The Arab Hall of Leighton House

The Arab Hall of Leighton House

The Leighton House Museum is located near Holland Park in London. The museum is the magnificent home of Lord Leighton, an influential Victorian artist and former president of the Royal Academy.
The lord left behind a magnificent house that is breathtaking.

The building, designed by the architect George Atchison, was built in a restrained classical style of red Suffolk bricks and finished in cayenne stone.

The same architect subsequently completed the building within 30 years. The most significant expansion of the building occurred in 1877-9. That’s when the two-story Arab Hall appeared, housing a collection of Leighton tiles collected during his trips to the Middle East.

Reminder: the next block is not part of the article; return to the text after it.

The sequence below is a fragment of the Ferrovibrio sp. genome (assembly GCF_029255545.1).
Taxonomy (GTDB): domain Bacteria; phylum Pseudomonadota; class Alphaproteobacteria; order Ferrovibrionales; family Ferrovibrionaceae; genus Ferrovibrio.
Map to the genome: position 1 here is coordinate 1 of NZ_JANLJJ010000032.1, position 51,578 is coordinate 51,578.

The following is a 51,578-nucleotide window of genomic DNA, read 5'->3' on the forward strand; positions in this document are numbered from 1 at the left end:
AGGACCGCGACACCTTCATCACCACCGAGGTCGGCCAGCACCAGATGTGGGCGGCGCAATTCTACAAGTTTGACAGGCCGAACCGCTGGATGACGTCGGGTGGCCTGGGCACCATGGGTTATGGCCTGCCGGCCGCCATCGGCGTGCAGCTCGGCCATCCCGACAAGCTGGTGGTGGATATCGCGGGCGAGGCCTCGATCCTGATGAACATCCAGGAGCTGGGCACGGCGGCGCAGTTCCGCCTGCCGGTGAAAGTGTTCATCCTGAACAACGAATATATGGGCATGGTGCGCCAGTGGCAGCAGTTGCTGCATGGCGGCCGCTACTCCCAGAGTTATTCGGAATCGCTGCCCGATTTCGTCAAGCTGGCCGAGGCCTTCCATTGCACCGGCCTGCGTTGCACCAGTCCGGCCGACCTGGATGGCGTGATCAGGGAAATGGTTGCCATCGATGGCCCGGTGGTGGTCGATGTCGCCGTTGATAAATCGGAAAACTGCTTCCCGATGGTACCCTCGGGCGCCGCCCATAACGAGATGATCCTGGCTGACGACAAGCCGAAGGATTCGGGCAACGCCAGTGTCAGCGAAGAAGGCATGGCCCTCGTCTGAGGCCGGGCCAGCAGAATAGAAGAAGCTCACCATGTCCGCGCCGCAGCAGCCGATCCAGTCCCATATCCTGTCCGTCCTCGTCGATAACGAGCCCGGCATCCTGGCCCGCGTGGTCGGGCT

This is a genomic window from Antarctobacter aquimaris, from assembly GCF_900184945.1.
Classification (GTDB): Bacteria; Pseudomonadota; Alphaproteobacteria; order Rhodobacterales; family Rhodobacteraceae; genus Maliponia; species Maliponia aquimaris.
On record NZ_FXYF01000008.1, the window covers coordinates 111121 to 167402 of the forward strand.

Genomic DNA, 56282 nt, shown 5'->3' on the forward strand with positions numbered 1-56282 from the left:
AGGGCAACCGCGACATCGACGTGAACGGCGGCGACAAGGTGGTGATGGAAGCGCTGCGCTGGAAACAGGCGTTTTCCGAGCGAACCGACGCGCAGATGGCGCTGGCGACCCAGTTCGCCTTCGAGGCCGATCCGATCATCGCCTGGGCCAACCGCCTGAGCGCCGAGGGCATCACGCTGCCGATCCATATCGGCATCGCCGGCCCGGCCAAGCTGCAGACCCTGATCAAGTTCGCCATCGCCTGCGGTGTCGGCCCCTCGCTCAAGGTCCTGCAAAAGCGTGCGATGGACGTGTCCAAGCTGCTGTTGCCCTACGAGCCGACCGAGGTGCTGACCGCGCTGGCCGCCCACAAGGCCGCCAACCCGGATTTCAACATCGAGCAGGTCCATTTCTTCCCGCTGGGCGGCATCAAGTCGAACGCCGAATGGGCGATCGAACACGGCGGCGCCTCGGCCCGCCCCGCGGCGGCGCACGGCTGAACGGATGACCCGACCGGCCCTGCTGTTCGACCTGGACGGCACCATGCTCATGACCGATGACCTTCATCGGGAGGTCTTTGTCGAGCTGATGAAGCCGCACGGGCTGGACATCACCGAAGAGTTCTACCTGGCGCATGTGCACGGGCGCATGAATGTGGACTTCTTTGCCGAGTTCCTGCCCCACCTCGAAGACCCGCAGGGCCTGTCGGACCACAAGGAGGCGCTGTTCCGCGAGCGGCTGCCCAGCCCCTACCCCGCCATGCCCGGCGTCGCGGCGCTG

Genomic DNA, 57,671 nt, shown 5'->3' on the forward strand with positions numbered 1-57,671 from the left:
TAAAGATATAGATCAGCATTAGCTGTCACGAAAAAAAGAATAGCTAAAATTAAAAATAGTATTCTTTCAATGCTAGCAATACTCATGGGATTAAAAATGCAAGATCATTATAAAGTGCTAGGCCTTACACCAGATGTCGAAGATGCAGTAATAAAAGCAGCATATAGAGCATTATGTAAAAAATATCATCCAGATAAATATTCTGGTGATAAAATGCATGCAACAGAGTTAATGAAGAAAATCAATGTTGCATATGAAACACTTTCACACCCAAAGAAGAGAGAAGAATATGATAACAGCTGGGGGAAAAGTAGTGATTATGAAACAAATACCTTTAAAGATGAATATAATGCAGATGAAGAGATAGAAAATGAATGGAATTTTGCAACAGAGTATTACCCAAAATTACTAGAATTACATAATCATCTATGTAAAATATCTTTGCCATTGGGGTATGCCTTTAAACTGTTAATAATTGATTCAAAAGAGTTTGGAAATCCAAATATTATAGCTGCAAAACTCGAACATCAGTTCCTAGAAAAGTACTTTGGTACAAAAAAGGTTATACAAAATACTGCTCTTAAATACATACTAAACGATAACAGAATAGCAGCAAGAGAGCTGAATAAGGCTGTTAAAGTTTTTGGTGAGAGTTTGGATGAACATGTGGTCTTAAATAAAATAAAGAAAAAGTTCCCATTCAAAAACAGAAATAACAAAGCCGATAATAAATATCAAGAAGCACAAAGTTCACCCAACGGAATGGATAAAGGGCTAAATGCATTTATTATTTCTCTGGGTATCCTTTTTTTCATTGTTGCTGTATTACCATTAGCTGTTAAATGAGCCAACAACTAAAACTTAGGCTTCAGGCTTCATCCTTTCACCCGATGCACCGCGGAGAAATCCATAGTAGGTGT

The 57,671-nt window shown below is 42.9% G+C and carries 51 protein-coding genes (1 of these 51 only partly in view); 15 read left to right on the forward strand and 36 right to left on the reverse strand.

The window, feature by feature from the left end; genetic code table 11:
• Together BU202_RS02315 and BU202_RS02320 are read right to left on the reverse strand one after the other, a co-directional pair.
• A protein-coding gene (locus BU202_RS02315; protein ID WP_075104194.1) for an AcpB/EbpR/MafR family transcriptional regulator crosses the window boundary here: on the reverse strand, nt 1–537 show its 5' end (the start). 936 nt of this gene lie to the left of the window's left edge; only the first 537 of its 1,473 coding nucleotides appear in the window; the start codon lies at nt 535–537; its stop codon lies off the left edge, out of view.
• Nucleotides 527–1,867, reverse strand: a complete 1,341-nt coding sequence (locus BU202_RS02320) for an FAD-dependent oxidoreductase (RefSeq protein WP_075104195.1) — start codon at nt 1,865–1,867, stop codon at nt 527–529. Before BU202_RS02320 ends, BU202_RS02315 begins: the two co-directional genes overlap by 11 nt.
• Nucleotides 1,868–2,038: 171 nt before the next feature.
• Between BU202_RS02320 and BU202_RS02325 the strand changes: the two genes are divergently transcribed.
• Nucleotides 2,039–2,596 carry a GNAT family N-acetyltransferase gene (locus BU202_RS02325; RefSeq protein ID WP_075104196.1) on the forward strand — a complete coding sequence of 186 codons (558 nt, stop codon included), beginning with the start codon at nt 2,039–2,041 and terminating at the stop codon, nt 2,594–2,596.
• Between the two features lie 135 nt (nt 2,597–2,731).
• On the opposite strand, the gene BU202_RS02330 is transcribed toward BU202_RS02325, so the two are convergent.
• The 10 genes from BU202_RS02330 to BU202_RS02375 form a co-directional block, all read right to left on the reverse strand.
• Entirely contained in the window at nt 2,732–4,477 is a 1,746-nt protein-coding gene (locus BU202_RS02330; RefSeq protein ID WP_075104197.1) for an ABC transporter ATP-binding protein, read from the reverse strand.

Atchison and Walter Crane claim to have copied the building design from La Ziza Palace in Palermo. The 17th-century tiles are harmoniously complemented by carved wooden lattice windows from the same period, imported from Damascus. Large 16th-century Turkish tiles were also used in the decoration. At the west wall is a wooden alcove with 14th century tiles.

Victorian elements are also found in the rooms: the capitals of Sir Joseph Boehm’s small columns, designed by Atchinson. The capitals of Randolph Caldecot’s large columns, carved in the shape of birds, are gilded. The mosaic frieze was designed by Walter Crane.

The marble decoration was by George P. White. An exquisite decorative painting adorns the domed ceiling, and a fountain spouts in the center of the room.

The passage leading to the Arabian Room is tiled and designed by William de Morgan.

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